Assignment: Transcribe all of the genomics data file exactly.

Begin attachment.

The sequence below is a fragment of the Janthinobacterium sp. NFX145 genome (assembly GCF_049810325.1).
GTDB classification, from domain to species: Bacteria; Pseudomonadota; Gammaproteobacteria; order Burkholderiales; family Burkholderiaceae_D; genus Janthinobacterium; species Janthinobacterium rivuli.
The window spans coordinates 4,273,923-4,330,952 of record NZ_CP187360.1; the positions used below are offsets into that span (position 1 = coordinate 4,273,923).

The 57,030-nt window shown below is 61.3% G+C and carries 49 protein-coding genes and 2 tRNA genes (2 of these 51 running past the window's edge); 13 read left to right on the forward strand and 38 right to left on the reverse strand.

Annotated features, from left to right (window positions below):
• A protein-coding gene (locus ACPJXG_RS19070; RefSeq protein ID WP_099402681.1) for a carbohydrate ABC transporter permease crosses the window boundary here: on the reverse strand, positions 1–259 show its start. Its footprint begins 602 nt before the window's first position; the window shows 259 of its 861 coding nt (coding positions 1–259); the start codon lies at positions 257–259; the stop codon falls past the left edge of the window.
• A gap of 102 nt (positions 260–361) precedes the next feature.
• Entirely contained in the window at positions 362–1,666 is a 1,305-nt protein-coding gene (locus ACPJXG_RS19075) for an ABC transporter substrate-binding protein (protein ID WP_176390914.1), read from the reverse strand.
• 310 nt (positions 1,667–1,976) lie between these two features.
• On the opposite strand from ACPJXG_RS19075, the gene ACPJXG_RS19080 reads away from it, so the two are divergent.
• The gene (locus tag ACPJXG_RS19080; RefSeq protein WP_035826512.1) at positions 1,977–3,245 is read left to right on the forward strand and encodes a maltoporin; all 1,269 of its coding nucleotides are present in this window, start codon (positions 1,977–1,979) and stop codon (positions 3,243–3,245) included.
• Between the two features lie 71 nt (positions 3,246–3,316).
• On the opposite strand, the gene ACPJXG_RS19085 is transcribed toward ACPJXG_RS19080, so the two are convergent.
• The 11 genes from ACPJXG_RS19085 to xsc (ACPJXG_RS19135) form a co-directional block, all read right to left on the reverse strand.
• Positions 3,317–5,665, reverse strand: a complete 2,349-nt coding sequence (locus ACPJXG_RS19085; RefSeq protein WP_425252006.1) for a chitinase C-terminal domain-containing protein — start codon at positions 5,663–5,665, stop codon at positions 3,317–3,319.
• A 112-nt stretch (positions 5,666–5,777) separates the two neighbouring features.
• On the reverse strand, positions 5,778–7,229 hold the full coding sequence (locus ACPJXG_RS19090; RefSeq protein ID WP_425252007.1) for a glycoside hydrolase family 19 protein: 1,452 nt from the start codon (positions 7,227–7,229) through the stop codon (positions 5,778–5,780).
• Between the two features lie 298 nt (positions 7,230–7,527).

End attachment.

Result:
The sequence below is a fragment of the Janthinobacterium sp. NFX145 genome (assembly GCF_049810325.1).
GTDB classification, from domain to species: Bacteria; Pseudomonadota; Gammaproteobacteria; order Burkholderiales; family Burkholderiaceae_D; genus Janthinobacterium; species Janthinobacterium rivuli.
The window spans coordinates 4,273,923-4,330,952 of record NZ_CP187360.1; the positions used below are offsets into that span (position 1 = coordinate 4,273,923).

The 57,030-nt window shown below is 61.3% G+C and carries 49 protein-coding genes and 2 tRNA genes (2 of these 51 running past the window's edge); 13 read left to right on the forward strand and 38 right to left on the reverse strand.

Annotated features, from left to right (window positions below):
• A protein-coding gene (locus ACPJXG_RS19070; RefSeq protein ID WP_099402681.1) for a carbohydrate ABC transporter permease crosses the window boundary here: on the reverse strand, positions 1–259 show its start. Its footprint begins 602 nt before the window's first position; the window shows 259 of its 861 coding nt (coding positions 1–259); the start codon lies at positions 257–259; the stop codon falls past the left edge of the window.
• A gap of 102 nt (positions 260–361) precedes the next feature.
• Entirely contained in the window at positions 362–1,666 is a 1,305-nt protein-coding gene (locus ACPJXG_RS19075) for an ABC transporter substrate-binding protein (protein ID WP_176390914.1), read from the reverse strand.
• 310 nt (positions 1,667–1,976) lie between these two features.
• On the opposite strand from ACPJXG_RS19075, the gene ACPJXG_RS19080 reads away from it, so the two are divergent.
• The gene (locus tag ACPJXG_RS19080; RefSeq protein WP_035826512.1) at positions 1,977–3,245 is read left to right on the forward strand and encodes a maltoporin; all 1,269 of its coding nucleotides are present in this window, start codon (positions 1,977–1,979) and stop codon (positions 3,243–3,245) included.
• Between the two features lie 71 nt (positions 3,246–3,316).
• On the opposite strand, the gene ACPJXG_RS19085 is transcribed toward ACPJXG_RS19080, so the two are convergent.
• The 11 genes from ACPJXG_RS19085 to xsc (ACPJXG_RS19135) form a co-directional block, all read right to left on the reverse strand.
• Positions 3,317–5,665, reverse strand: a complete 2,349-nt coding sequence (locus ACPJXG_RS19085; RefSeq protein WP_425252006.1) for a chitinase C-terminal domain-containing protein — start codon at positions 5,663–5,665, stop codon at positions 3,317–3,319.
• A 112-nt stretch (positions 5,666–5,777) separates the two neighbouring features.
• On the reverse strand, positions 5,778–7,229 hold the full coding sequence (locus ACPJXG_RS19090; RefSeq protein ID WP_425252007.1) for a glycoside hydrolase family 19 protein: 1,452 nt from the start codon (positions 7,227–7,229) through the stop codon (positions 5,778–5,780).
• Between the two features lie 298 nt (positions 7,230–7,527).